What a show I was privileged to see last evening! Though you might have heard that William Shakepeare's Hamlet was just a redux of Kyd's production, I encourage everyone to seek out this new version. Shakespeare has tapped new ground in the portrayal of this classic story and he does not disappoint.
The same man who brought you Julius Caesar just a few years ago has turned his hand to tragedy once more after a couple of comedies. While Julius Caesar portrayed a tragedy of what happens to a man of ambition and follows Brutus through a good man doing an unspeakable act for love of his country, this new play covers territory which delves into what affects revenge has on his soul. And yet it is not merely a story of revenge as you may remember from Kyd's Spanish Tragedie or indeed Kyd's Hamlet, which was an oh so paler version.
The playwright has captured the nuances of the Danish Prince as none other could. Melancholy, and tortured, Hamlet is not nearly as focused on taking action as you may have seen in Kyd's play.
Burbage's typical and wonderful acting style, takes on the Princely role as if it was made for him. I suffered as he suffered, grieving over the loss of his father and his mother's betrayal when she married his Uncle Claudius. Burbage left me wondering whether he himself has skirted the edges of madness, so great is his immersion into the role.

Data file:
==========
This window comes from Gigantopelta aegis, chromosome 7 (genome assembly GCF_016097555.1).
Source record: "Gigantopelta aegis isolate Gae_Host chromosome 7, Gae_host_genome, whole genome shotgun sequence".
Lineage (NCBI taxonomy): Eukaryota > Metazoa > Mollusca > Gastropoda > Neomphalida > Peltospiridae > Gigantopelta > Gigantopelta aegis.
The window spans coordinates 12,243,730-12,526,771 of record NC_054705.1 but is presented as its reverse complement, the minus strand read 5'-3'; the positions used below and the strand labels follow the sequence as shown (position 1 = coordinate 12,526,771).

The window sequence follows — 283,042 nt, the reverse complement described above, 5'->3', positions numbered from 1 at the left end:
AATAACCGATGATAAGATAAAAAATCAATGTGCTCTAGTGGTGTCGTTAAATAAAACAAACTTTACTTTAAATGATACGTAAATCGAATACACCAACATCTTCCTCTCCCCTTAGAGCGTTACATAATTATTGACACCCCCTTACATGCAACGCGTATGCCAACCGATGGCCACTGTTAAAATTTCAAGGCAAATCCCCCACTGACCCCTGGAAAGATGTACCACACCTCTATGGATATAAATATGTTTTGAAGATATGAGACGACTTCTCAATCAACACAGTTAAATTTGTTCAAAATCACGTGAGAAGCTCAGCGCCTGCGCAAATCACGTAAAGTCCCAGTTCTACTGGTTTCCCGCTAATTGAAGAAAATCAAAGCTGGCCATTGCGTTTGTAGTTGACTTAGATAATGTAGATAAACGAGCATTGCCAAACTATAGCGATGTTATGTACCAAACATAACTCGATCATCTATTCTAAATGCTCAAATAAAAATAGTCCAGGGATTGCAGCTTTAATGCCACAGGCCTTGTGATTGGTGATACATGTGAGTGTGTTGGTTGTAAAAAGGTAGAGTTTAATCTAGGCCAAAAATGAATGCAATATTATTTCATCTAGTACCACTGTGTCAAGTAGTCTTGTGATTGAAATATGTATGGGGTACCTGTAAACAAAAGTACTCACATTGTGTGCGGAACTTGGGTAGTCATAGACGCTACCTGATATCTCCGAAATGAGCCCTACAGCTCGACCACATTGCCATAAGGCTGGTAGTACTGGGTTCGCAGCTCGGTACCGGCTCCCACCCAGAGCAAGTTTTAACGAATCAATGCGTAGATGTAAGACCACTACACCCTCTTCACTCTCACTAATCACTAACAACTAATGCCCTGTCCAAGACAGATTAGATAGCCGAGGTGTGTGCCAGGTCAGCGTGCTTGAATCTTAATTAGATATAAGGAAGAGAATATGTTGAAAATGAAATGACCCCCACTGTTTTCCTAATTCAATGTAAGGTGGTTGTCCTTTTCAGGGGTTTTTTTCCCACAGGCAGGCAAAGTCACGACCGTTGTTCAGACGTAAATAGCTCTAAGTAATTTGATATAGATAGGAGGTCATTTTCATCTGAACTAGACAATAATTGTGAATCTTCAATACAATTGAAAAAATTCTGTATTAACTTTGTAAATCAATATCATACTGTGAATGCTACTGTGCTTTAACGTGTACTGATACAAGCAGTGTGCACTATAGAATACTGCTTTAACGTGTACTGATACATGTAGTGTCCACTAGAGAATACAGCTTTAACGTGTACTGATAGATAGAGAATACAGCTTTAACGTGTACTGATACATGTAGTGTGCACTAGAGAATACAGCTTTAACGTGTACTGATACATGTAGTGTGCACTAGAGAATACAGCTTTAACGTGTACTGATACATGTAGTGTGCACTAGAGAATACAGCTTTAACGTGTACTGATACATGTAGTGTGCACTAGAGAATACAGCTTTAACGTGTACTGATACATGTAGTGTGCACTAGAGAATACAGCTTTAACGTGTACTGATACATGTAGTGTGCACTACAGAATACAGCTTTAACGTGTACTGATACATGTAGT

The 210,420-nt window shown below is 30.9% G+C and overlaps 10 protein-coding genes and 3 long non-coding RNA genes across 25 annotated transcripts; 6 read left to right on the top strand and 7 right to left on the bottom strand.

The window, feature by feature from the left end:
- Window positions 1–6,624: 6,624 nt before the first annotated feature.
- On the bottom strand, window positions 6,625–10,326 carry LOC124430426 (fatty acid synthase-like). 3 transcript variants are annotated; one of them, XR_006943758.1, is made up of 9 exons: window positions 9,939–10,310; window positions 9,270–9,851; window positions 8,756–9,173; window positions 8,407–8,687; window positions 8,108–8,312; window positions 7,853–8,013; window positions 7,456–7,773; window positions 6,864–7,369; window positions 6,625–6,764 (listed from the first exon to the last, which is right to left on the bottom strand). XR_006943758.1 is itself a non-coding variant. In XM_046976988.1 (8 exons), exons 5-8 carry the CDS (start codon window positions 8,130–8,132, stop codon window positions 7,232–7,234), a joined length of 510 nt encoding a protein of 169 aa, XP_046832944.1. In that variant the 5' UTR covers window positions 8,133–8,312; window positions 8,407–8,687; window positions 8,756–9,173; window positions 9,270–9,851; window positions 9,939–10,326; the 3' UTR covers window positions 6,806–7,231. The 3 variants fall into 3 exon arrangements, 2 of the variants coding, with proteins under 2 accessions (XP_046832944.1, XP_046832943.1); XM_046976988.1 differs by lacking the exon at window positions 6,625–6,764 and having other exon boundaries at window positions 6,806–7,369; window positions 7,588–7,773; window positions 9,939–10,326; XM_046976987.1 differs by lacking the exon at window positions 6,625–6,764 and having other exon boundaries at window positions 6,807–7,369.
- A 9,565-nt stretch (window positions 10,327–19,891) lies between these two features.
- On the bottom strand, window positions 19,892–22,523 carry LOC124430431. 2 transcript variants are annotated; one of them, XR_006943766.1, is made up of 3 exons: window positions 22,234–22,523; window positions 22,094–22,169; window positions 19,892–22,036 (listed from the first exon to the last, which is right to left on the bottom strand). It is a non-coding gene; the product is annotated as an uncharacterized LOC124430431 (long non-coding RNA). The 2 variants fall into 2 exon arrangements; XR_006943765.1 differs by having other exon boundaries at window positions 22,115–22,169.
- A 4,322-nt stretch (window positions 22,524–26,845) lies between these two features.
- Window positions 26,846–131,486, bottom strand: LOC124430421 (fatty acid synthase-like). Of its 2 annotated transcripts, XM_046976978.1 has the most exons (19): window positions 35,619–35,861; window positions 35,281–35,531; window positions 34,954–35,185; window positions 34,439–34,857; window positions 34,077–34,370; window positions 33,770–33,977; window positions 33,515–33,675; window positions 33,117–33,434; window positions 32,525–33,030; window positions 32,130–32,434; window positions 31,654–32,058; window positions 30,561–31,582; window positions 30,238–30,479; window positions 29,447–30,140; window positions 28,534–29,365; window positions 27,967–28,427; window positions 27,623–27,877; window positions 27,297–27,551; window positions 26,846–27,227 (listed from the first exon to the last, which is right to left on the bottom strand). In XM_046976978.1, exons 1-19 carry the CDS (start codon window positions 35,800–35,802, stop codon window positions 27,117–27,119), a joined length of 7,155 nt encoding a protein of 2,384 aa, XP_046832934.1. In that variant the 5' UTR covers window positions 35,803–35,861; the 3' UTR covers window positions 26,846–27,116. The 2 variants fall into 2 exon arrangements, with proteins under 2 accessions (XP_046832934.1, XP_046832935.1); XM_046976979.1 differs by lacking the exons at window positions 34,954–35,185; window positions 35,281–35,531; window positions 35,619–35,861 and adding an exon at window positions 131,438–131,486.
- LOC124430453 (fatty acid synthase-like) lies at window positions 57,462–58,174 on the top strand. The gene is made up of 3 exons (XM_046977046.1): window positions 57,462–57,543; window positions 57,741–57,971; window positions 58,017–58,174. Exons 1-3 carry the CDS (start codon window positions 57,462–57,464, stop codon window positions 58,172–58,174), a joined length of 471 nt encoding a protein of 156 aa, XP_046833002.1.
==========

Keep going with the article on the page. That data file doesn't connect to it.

I encourage you to take in the play at your earliest opportunity and answer the question for yourself whether Prince Hamlet is indeed mad, or if he is merely faking it in order to exact his revenge. As I said, Kyd's play has nothing on this one. Though Shakespeare keeps the essence of the story, he plummets the depths of character, exploring the varied of lunacy from the poor Ophelia, how tragic, even now she brings tears to my eyes, to the title character's struggle with the great questions of life.
Don't delay, schedule your visit to The Globe. If you do get a chance to see it, please post back here and let me know what you thought.